Tablut is one of the family of tafl (or hnefatafl) games: Nordic and Celtic strategy games played on checkered boards between two asymmetric armies. These are ancient games, possibly related to the Roman game ludus latrunculorum, that were generally displaced by chess in the 12th century. Tablut is a variant from Lapland (the northernmost region of Finland). The detailed rules of these games are generally disputed; tablut, having survived into the 1700s, is perhaps best documented (by none other than Carl Linnaeus, the fellow responsible for our state animal being known as Ursus arctos californicus and our state trees as Sequoia sempervirens and Sequoiadendron giganteum in scientific circles). However, his account is itself incomplete and additional confusion resulted from the later mistranslation of his manuscript from Latin. Therefore, any of you familiar with modern reconstructions of the game should not expect that our version will be identical to yours.
Tablut is played on a 9x9 checkerboard between a set of 9 white pieces and 16 black pieces. The middle square is called the throne (or castle). One of the white pieces is the king, and the others, his guards, are known as Swedes. The white side wins if the king reaches one of the edges of the board. The black pieces are known as Muscovites (referring to the Grand Duchy of Moscow). Their aim is to capture the king before he reaches the edge of the board.
Figure 1. On the left: a Tablut board showing the standard numbering of squares, and the initial placement of the pieces. On the right: the board that results after the three moves i6-g, d5-7, i4-g (the last move is a capture).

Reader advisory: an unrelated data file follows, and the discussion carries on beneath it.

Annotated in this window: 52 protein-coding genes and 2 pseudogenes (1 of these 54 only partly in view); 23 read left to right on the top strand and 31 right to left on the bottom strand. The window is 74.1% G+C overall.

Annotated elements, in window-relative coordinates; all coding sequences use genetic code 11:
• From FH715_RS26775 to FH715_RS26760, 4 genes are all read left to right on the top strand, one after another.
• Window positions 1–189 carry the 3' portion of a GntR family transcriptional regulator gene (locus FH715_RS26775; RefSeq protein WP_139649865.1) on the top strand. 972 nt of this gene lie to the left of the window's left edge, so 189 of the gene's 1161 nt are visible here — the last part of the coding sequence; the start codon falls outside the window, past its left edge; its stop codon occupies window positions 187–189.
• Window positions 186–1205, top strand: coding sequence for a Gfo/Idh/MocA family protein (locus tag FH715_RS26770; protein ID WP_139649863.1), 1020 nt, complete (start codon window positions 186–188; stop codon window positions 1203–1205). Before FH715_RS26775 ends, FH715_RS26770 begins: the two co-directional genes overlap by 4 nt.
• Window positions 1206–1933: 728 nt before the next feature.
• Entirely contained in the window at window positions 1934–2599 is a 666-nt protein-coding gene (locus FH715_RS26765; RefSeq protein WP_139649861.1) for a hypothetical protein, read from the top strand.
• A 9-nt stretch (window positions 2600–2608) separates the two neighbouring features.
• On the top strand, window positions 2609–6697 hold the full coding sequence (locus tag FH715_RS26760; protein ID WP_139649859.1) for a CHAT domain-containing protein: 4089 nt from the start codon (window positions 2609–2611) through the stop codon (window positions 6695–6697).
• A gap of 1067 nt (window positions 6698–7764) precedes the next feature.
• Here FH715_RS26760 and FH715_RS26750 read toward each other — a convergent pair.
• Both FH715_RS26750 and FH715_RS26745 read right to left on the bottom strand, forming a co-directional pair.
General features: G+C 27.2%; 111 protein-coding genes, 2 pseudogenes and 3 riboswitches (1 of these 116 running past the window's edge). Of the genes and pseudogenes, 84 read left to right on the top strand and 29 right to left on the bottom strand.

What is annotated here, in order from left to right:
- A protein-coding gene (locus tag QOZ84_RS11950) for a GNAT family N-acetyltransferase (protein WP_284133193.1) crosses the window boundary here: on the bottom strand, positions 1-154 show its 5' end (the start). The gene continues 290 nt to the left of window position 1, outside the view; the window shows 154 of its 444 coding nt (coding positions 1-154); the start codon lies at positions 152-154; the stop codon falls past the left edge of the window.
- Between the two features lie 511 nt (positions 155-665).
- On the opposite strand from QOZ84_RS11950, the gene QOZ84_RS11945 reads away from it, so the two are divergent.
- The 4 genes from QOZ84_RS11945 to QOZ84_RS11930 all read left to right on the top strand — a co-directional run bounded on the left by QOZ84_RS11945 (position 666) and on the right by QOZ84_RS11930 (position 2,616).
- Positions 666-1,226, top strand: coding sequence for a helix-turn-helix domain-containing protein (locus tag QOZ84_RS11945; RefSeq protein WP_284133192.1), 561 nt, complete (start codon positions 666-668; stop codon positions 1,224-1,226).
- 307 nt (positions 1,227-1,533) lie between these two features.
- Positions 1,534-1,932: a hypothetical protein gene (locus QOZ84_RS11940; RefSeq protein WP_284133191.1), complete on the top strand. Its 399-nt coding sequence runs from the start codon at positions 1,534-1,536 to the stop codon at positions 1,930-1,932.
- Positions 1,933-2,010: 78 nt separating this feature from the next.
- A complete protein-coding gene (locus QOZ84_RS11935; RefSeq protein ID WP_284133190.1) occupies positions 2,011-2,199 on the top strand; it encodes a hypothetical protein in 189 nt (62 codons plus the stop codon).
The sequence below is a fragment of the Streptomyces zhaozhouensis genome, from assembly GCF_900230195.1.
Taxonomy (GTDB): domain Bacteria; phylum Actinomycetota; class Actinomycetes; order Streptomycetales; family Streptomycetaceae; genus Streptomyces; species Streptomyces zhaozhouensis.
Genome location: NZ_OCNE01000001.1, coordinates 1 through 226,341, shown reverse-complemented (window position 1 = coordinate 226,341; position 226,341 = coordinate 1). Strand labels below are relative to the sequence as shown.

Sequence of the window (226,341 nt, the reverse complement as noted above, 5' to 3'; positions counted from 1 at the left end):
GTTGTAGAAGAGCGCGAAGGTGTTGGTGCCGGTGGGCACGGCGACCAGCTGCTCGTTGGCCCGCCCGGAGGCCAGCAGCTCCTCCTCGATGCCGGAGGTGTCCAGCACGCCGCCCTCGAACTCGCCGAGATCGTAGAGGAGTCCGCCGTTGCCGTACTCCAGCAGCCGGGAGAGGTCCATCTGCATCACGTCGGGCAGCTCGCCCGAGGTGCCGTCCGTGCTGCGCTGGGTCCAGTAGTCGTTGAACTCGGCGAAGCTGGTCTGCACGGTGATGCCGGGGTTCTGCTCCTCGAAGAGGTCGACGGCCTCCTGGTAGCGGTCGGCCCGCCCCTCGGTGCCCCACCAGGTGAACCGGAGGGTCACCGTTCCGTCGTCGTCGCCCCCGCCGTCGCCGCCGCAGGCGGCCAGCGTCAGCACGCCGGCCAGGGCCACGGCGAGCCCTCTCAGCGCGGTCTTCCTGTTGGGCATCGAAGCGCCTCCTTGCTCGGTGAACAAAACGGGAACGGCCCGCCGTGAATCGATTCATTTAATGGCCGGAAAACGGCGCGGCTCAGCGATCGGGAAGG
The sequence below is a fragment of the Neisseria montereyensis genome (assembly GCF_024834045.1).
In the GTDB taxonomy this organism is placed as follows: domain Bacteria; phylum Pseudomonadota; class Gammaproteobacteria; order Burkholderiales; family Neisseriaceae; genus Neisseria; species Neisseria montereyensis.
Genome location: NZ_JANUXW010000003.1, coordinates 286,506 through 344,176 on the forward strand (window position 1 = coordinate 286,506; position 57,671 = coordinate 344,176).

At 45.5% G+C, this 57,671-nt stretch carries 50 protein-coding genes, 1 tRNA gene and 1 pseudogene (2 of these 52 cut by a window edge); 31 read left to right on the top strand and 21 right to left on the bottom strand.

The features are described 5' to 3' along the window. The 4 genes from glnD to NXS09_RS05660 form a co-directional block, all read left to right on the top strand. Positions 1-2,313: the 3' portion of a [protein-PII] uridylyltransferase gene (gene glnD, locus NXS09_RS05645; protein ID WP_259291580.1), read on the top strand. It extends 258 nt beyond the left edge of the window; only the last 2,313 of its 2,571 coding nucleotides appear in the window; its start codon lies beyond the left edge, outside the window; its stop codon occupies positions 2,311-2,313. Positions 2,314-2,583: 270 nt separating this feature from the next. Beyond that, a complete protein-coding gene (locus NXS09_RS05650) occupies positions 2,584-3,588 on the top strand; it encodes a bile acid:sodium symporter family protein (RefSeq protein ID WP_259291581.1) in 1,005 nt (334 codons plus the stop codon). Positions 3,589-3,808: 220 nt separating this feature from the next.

All pieces move like chess rooks: any number of squares orthogonally (horizontally or vertically). Pieces may not jump over each other or land on top of another piece. No piece other than the king may land on the throne, although any piece may pass through it when it is empty. The black (Muscovite) side goes first.
A piece other than the king is captured when, as a result of an enemy move to an orthogonally adjacent square, the piece is enclosed on two opposite sides (again orthogonally) by hostile squares. A square is hostile if it contains an enemy piece, or if it is the throne square and is empty (that is, it is hostile to both white and black pieces). The occupied throne is also hostile to white pieces when three of the four squares surrounding it are occupied by black pieces. Captures result only as a result of enemy moves; a piece may move so as to land between two enemy pieces without being captured. A single move can capture up to three pieces.
The king is captured like other pieces except when he is on the throne square or on one of the four squares orthogonally adjacent to the throne. In that case, the king is captured only when surrounded on all four sides by hostile squares (of which the empty throne may be one).
A side also loses when it has no legal moves on its turn, or if its move returns the board to a previous position (same pieces in the same places and the same side to move). As a result, there are no drawn games.
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